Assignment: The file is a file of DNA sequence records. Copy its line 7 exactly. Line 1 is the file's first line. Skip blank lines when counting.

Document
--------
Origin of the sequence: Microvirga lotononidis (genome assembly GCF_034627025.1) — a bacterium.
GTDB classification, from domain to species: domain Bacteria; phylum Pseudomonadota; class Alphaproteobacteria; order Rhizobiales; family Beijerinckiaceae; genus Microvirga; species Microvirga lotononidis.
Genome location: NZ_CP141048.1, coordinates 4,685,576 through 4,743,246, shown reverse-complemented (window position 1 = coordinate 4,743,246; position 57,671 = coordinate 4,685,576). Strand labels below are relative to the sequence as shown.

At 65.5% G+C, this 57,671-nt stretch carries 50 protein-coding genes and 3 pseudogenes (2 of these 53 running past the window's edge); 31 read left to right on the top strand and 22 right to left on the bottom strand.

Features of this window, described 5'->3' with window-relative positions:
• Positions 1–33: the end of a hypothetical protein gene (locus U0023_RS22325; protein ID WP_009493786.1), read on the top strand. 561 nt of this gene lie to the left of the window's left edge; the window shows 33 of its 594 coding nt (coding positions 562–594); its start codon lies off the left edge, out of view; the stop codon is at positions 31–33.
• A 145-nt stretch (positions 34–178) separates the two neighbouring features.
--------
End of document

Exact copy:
• A 145-nt stretch (positions 34–178) separates the two neighbouring features.